“For me, the dark beauty of the black rose symbolizes courage, resistance, and freedom.” Rei Kawakubo touched a nerve with the few words she sent with the photos and video of her Comme des Garçons show from Tokyo. There was no mention of war in Ukraine. As conceptual, non-narrative, and allusive as she is, you never expect to see or hear her directly referencing current affairs. Yet Kawakubo was born in Japan in 1942 in the middle of World War II. Whether it’s been to do with that, with being a woman and an entrepreneur, she has never said, but one thing’s for sure: she holds independence sacred.
The black rose in Irish culture is a symbol of resistance against British rule. It might be a bit hard to discern it in the Comme lineup—it only comes in, patterned on a sort
of Victoriana brocade at the 12th of the 16 exits. It’s certain that anti-British imperialism in Ireland is what Kawakubo meant, though, because the haunting music—“a beautiful resistance song from Ireland, Roisin Dubh, the little black rose,” was recorded for the show by the Northern Irish slow flautist Ciaran Carlin.
Possibly that’s the most political reference Kawkubo’s made in her work—it has no equivalence to the Russian invasion of Ukraine, except for the common factor of dangerously contested borders. But anyway: how to put words to her clothes? Was a sense of dark history, something primal, or even medieval going on?
It seemed so to begin with anyway, what with Kawkubo’s use of thick, wadded, speckled-gray felt carpet underlay (or something similar) and headpieces created by Gary Card bulging with assortments of rough, rolled up fabrics. Other hand-crocheted floppy woollen hats had the air of bonnets, country-cottage style. Then somehow, it seemed that upholstery and furnishings were getting involved—lop-sided panniers which perhaps might have been hacked off a sofa; funny cones lined with… was it wallpaper?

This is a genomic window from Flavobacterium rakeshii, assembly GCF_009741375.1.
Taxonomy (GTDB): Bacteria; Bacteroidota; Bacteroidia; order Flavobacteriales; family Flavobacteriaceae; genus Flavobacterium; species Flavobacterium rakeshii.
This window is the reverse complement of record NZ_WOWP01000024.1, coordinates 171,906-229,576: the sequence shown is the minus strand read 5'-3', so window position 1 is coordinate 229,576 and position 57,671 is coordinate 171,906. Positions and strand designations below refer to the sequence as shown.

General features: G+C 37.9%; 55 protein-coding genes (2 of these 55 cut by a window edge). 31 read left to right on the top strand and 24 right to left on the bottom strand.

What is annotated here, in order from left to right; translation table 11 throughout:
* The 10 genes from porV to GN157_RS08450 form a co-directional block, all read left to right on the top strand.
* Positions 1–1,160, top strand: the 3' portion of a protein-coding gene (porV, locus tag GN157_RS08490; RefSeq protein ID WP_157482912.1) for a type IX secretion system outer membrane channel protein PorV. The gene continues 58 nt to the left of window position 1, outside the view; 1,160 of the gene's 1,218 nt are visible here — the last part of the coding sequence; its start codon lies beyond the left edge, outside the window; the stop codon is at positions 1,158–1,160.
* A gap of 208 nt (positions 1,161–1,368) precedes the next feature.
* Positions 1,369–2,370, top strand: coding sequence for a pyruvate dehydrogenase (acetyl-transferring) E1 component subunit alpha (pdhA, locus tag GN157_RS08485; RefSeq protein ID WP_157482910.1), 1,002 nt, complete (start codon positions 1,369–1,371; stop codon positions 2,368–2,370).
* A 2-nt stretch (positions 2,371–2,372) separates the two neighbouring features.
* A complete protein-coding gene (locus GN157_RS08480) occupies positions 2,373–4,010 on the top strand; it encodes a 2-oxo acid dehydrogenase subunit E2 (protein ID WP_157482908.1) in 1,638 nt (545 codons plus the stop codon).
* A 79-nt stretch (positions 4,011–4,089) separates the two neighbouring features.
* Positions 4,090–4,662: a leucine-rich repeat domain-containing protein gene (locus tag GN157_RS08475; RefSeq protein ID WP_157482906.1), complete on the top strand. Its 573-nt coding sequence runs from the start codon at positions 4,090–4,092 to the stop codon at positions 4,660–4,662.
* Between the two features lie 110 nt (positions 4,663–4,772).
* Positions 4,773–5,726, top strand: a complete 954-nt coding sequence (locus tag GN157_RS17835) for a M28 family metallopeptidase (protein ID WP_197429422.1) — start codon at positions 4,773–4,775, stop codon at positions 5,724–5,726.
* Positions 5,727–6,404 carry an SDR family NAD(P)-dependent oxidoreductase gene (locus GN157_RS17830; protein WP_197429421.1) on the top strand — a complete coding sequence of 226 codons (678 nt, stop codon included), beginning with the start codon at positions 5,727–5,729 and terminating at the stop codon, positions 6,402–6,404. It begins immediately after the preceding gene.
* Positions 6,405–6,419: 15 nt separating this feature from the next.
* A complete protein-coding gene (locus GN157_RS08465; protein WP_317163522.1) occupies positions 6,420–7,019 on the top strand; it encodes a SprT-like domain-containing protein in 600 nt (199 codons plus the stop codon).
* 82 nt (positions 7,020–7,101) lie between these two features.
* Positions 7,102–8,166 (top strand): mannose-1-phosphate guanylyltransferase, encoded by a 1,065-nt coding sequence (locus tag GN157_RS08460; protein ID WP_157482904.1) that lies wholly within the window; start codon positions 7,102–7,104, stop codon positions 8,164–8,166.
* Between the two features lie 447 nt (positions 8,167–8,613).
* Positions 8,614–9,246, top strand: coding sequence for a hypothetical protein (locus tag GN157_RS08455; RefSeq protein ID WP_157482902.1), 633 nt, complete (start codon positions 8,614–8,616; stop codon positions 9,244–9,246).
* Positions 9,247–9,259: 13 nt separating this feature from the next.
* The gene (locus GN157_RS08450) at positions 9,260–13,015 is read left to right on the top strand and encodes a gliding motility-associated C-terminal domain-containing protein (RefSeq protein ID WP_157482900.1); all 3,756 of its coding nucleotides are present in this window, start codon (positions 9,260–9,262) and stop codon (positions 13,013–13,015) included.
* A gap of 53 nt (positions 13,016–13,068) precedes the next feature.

Hard to say, on a screen. Comme des Garçons hasn’t been showing outside Tokyo for two years. The inimitable ritual of being in the presence of her clothes in all their 3-D-ness has been missed in Paris. How great it would’ve been to get a naked-eye inspection of what was going on within the multi-lapeled depths of Kawakubo’s long tuxedo coat. Perhaps it was a lyrical embodiment of the Black Rose herself, but also an extraordinary, dignified piece of fashion.